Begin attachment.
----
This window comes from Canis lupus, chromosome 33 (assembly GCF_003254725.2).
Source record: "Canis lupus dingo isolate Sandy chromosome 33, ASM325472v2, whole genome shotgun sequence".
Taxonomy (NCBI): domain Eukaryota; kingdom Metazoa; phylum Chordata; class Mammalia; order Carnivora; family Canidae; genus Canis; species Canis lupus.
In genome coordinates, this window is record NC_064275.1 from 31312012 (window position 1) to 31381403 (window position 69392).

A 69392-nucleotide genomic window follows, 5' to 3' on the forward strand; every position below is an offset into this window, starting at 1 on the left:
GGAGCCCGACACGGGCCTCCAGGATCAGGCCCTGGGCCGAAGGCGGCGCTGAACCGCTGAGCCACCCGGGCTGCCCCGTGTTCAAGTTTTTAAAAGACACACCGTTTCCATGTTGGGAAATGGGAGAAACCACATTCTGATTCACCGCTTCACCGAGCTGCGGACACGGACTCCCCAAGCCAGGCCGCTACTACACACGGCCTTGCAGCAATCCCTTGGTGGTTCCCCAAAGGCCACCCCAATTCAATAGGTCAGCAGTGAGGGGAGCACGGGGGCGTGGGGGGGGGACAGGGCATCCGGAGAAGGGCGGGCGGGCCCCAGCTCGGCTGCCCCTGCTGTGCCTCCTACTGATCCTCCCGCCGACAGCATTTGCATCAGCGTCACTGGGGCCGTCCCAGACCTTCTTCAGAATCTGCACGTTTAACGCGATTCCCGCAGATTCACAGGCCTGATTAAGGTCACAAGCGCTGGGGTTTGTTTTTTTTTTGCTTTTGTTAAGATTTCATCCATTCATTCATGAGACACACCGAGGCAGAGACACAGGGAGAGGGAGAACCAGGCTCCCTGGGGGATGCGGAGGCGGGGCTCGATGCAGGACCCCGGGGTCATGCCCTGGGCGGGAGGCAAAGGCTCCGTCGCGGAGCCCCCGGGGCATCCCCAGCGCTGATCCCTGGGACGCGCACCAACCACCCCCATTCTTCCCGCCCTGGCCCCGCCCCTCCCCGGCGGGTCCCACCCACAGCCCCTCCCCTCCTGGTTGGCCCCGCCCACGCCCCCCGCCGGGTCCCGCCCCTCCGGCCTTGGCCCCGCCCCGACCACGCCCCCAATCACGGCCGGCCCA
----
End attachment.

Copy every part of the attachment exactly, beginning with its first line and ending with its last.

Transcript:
This window comes from Canis lupus, chromosome 33 (assembly GCF_003254725.2).
Source record: "Canis lupus dingo isolate Sandy chromosome 33, ASM325472v2, whole genome shotgun sequence".
Taxonomy (NCBI): domain Eukaryota; kingdom Metazoa; phylum Chordata; class Mammalia; order Carnivora; family Canidae; genus Canis; species Canis lupus.
In genome coordinates, this window is record NC_064275.1 from 31312012 (window position 1) to 31381403 (window position 69392).

A 69392-nucleotide genomic window follows, 5' to 3' on the forward strand; every position below is an offset into this window, starting at 1 on the left:
GGAGCCCGACACGGGCCTCCAGGATCAGGCCCTGGGCCGAAGGCGGCGCTGAACCGCTGAGCCACCCGGGCTGCCCCGTGTTCAAGTTTTTAAAAGACACACCGTTTCCATGTTGGGAAATGGGAGAAACCACATTCTGATTCACCGCTTCACCGAGCTGCGGACACGGACTCCCCAAGCCAGGCCGCTACTACACACGGCCTTGCAGCAATCCCTTGGTGGTTCCCCAAAGGCCACCCCAATTCAATAGGTCAGCAGTGAGGGGAGCACGGGGGCGTGGGGGGGGGACAGGGCATCCGGAGAAGGGCGGGCGGGCCCCAGCTCGGCTGCCCCTGCTGTGCCTCCTACTGATCCTCCCGCCGACAGCATTTGCATCAGCGTCACTGGGGCCGTCCCAGACCTTCTTCAGAATCTGCACGTTTAACGCGATTCCCGCAGATTCACAGGCCTGATTAAGGTCACAAGCGCTGGGGTTTGTTTTTTTTTTGCTTTTGTTAAGATTTCATCCATTCATTCATGAGACACACCGAGGCAGAGACACAGGGAGAGGGAGAACCAGGCTCCCTGGGGGATGCGGAGGCGGGGCTCGATGCAGGACCCCGGGGTCATGCCCTGGGCGGGAGGCAAAGGCTCCGTCGCGGAGCCCCCGGGGCATCCCCAGCGCTGATCCCTGGGACGCGCACCAACCACCCCCATTCTTCCCGCCCTGGCCCCGCCCCTCCCCGGCGGGTCCCACCCACAGCCCCTCCCCTCCTGGTTGGCCCCGCCCACGCCCCCCGCCGGGTCCCGCCCCTCCGGCCTTGGCCCCGCCCCGACCACGCCCCCAATCACGGCCGGCCCA